It was with some trepidation that I decided to give it a try. I had a Leuchtturm1917 notebook that I’d half-assedly used for a sketchbook that I could repurpose (I ended up cutting out some pages and paperclipping the remainder of the used pages together) and a pen.
That’s all you need. Which is great. I do use more than just that but that’s because I have a large collection of pens and stickers and whatnot and it makes me happy to be able to express my mood through sticker selection. It’s the little things, okay?
So how do I use it?
I just switched to a new notebook (I told myself that if I managed to be consistent for two months I could buy a new one and the new one is orange and it makes me so happy) and I put a some thought into how I wanted to set it up.
The first thing is the index. As you can see, I’ve divided it in half vertically–the left side is the running index for non-dated items and the right side is going to be for monthly pages. I have my ongoing collections at the beginning of the book–these are all things I’ve transferred from my first notebook. Some of them, like the books I’ve read or want to read, will be transferred wholesale from book to book but others, like the shopping list or gratitude journal, will not be. I’m also planning on using this notebook for some work notes–you can see that I took a class on developing and giving presentations and had a meeting on internal controls last week. Scintillating stuff! (The presentation skills class was really great, though.)
Then we get into the monthly pages. I tried a grid calendar and it didn’t really work for me, but the list calendar does. I’ll mention that this isn’t even close to all my meetings, this just captures the important ones. I have a calendar in Outlook and that’s what I use when planning and scheduling the rest of my meetings and appointments and that’s the first thing I look at when figuring out what I have going on in a given day or week. This is intended to be a high-level summary so I can know, at a glance, the high points, as it were. And, as I mentioned in my post on productivity apps, I use Trello for planning Pretty Terrible.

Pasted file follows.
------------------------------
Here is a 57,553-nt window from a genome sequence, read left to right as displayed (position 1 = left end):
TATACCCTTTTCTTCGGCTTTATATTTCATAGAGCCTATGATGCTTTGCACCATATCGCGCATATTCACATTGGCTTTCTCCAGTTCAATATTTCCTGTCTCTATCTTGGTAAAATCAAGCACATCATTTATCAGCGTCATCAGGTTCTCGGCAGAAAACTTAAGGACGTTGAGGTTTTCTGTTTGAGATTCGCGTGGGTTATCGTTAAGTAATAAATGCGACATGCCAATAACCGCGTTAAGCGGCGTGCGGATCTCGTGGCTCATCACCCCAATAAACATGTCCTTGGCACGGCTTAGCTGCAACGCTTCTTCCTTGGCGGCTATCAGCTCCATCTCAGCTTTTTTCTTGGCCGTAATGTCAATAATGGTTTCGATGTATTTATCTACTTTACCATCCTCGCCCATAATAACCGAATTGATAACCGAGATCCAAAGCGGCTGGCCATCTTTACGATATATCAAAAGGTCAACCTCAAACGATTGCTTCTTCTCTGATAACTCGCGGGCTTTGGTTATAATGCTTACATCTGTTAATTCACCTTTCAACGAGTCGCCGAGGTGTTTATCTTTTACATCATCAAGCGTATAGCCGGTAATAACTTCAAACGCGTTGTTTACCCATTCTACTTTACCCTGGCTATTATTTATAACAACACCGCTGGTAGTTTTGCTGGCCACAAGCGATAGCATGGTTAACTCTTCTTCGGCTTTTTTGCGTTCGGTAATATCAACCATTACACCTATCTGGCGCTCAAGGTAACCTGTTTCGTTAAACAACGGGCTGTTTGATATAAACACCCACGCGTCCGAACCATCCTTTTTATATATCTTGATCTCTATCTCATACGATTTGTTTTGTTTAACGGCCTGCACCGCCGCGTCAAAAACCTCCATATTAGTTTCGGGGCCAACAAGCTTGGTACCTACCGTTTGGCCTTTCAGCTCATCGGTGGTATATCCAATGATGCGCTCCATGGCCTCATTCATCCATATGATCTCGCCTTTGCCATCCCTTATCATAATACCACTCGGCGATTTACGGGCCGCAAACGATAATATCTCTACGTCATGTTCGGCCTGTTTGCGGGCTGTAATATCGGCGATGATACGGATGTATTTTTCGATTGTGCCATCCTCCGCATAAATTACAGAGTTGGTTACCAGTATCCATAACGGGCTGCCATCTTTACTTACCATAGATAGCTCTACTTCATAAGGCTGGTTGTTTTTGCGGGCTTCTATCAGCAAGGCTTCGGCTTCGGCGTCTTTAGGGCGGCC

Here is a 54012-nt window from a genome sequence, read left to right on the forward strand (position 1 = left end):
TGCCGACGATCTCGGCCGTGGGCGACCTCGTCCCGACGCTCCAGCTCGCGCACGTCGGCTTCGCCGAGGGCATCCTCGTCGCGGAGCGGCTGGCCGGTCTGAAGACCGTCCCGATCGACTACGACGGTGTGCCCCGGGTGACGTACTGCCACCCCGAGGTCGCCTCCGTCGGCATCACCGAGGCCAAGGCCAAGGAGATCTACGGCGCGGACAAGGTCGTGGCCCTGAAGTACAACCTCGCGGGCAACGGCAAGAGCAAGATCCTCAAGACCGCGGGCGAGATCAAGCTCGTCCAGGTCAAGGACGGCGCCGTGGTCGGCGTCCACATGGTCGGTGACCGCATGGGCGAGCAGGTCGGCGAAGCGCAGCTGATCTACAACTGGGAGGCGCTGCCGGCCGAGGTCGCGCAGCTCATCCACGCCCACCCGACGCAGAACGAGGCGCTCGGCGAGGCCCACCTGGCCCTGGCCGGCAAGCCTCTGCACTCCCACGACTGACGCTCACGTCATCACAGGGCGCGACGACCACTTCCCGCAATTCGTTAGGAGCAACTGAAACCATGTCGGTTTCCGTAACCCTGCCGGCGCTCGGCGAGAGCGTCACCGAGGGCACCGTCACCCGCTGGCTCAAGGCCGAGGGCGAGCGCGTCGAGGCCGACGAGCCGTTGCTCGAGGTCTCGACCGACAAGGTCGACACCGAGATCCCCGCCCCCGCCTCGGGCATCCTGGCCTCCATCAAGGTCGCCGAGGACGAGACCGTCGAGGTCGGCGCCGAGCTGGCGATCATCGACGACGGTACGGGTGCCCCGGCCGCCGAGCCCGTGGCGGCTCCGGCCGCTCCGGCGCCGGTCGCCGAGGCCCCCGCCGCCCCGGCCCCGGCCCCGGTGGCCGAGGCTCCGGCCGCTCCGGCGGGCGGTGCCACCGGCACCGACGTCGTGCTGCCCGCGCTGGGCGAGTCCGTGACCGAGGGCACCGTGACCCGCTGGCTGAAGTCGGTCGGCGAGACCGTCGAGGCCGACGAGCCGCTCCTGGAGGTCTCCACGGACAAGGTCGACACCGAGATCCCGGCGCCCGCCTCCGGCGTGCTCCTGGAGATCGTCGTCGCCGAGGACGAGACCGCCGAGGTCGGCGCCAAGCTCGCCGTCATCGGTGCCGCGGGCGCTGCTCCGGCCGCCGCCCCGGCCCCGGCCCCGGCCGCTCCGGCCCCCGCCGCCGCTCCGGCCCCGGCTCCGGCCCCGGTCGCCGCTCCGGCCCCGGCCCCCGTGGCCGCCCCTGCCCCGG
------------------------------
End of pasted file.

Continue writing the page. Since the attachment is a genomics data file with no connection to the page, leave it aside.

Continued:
I also have a few trackers: one for habits and another for the hours I work at day job (which is a holdover from my many years as a contractor; I am an exempt employee now, but I can’t seem to stop doing this). Then I have a custom monthly task list which holds all the stuff I need to do each month at work–as you can see, my months are front end loaded.
As I want to work on things, I add in pages. For example, I have an idea for a talk that I’d like to develop so I’ll probably set up a page for brainstorming soon (it’s starting to take over my future planning log). I brainstorm blog post ideas and do free-form goal-setting–free-form goal-setting works much better for me than more formalized processes.
Then there are my daily lists. I was devoting a single page to each day and segregating work from personal tasks but that wasn’t working well for me. So what I do is each day I create a list and populate it with any carry over items from the previous day and then add any new ones. I check my work day task list to be sure that I’m capturing that task as well. It ends up being a jumble of work and personal tasks, but that is what works for me. Anything that’s critical, the box gets filled in with a color so I can see it at a glance.